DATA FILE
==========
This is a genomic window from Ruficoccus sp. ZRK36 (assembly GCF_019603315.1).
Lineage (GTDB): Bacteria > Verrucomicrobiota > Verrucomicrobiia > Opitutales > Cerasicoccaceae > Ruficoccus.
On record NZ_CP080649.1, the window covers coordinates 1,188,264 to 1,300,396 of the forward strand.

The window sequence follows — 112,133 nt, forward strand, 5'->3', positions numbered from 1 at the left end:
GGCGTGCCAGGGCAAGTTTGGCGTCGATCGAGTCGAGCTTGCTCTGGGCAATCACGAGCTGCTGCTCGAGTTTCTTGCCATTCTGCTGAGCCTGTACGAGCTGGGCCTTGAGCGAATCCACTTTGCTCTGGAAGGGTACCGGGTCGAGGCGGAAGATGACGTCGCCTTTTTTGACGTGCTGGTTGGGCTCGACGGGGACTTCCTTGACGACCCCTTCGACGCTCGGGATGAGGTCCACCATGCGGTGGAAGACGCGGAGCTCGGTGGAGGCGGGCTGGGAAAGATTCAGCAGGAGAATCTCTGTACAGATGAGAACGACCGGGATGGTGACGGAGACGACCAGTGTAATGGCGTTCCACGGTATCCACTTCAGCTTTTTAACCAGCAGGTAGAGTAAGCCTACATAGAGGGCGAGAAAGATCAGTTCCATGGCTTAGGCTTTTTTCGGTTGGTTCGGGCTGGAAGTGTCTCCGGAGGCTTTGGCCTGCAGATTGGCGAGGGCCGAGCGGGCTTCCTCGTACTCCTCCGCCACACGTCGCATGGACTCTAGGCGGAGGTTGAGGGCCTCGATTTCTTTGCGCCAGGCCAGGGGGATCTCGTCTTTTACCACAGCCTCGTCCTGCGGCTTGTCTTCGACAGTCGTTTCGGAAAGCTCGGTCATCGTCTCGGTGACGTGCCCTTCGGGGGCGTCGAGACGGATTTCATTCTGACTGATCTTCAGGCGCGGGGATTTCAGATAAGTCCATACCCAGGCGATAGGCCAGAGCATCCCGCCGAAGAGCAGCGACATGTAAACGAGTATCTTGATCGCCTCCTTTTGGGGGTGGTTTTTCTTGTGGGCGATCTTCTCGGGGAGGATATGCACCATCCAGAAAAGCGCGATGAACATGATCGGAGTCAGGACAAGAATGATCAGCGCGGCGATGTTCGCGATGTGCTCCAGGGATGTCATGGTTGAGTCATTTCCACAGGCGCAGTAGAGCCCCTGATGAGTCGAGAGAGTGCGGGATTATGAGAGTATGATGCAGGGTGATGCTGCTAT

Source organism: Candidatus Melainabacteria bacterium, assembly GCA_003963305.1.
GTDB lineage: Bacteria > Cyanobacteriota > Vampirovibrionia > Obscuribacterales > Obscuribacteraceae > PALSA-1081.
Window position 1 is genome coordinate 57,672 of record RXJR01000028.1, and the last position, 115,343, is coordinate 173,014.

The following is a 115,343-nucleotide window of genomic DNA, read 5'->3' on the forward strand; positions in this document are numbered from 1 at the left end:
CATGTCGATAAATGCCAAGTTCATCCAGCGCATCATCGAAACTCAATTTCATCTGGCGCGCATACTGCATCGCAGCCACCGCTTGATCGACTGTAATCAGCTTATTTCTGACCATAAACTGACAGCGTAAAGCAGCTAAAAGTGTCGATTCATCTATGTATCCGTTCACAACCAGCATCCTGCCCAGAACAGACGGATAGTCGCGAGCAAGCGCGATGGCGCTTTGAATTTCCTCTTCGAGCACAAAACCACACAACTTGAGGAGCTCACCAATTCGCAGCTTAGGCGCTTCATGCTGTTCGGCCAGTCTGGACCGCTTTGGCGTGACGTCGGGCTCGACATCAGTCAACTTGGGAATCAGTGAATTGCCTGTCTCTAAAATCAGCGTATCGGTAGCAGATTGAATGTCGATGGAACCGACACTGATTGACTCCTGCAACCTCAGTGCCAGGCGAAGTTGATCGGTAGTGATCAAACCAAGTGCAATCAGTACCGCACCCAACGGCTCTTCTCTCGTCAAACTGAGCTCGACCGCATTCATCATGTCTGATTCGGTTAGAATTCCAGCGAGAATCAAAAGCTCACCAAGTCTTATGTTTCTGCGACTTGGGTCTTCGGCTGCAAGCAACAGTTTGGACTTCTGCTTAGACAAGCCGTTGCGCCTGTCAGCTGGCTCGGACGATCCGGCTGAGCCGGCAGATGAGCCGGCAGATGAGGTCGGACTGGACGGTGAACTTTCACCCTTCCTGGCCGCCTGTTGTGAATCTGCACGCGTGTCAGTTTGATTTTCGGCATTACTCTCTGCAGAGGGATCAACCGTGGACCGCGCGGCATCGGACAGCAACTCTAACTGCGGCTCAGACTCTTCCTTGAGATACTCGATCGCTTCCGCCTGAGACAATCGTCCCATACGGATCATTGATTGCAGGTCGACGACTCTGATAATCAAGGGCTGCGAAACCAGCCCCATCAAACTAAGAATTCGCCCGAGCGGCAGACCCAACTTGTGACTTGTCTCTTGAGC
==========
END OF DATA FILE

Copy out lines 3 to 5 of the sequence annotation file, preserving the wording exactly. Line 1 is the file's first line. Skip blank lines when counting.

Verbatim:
On record NZ_CP080649.1, the window covers coordinates 1,188,264 to 1,300,396 of the forward strand.

The window sequence follows — 112,133 nt, forward strand, 5'->3', positions numbered from 1 at the left end:
GGCGTGCCAGGGCAAGTTTGGCGTCGATCGAGTCGAGCTTGCTCTGGGCAATCACGAGCTGCTGCTCGAGTTTCTTGCCATTCTGCTGAGCCTGTACGAGCTGGGCCTTGAGCGAATCCACTTTGCTCTGGAAGGGTACCGGGTCGAGGCGGAAGATGACGTCGCCTTTTTTGACGTGCTGGTTGGGCTCGACGGGGACTTCCTTGACGACCCCTTCGACGCTCGGGATGAGGTCCACCATGCGGTGGAAGACGCGGAGCTCGGTGGAGGCGGGCTGGGAAAGATTCAGCAGGAGAATCTCTGTACAGATGAGAACGACCGGGATGGTGACGGAGACGACCAGTGTAATGGCGTTCCACGGTATCCACTTCAGCTTTTTAACCAGCAGGTAGAGTAAGCCTACATAGAGGGCGAGAAAGATCAGTTCCATGGCTTAGGCTTTTTTCGGTTGGTTCGGGCTGGAAGTGTCTCCGGAGGCTTTGGCCTGCAGATTGGCGAGGGCCGAGCGGGCTTCCTCGTACTCCTCCGCCACACGTCGCATGGACTCTAGGCGGAGGTTGAGGGCCTCGATTTCTTTGCGCCAGGCCAGGGGGATCTCGTCTTTTACCACAGCCTCGTCCTGCGGCTTGTCTTCGACAGTCGTTTCGGAAAGCTCGGTCATCGTCTCGGTGACGTGCCCTTCGGGGGCGTCGAGACGGATTTCATTCTGACTGATCTTCAGGCGCGGGGATTTCAGATAAGTCCATACCCAGGCGATAGGCCAGAGCATCCCGCCGAAGAGCAGCGACATGTAAACGAGTATCTTGATCGCCTCCTTTTGGGGGTGGTTTTTCTTGTGGGCGATCTTCTCGGGGAGGATATGCACCATCCAGAAAAGCGCGATGAACATGATCGGAGTCAGGACAAGAATGATCAGCGCGGCGATGTTCGCGATGTGCTCCAGGGATGTCATGGTTGAGTCATTTCCACAGGCGCAGTAGAGCCCCTGATGAGTCGAGAGAGTGCGGGATTATGAGAGTATGATGCAGGGTGATGCTGCTAT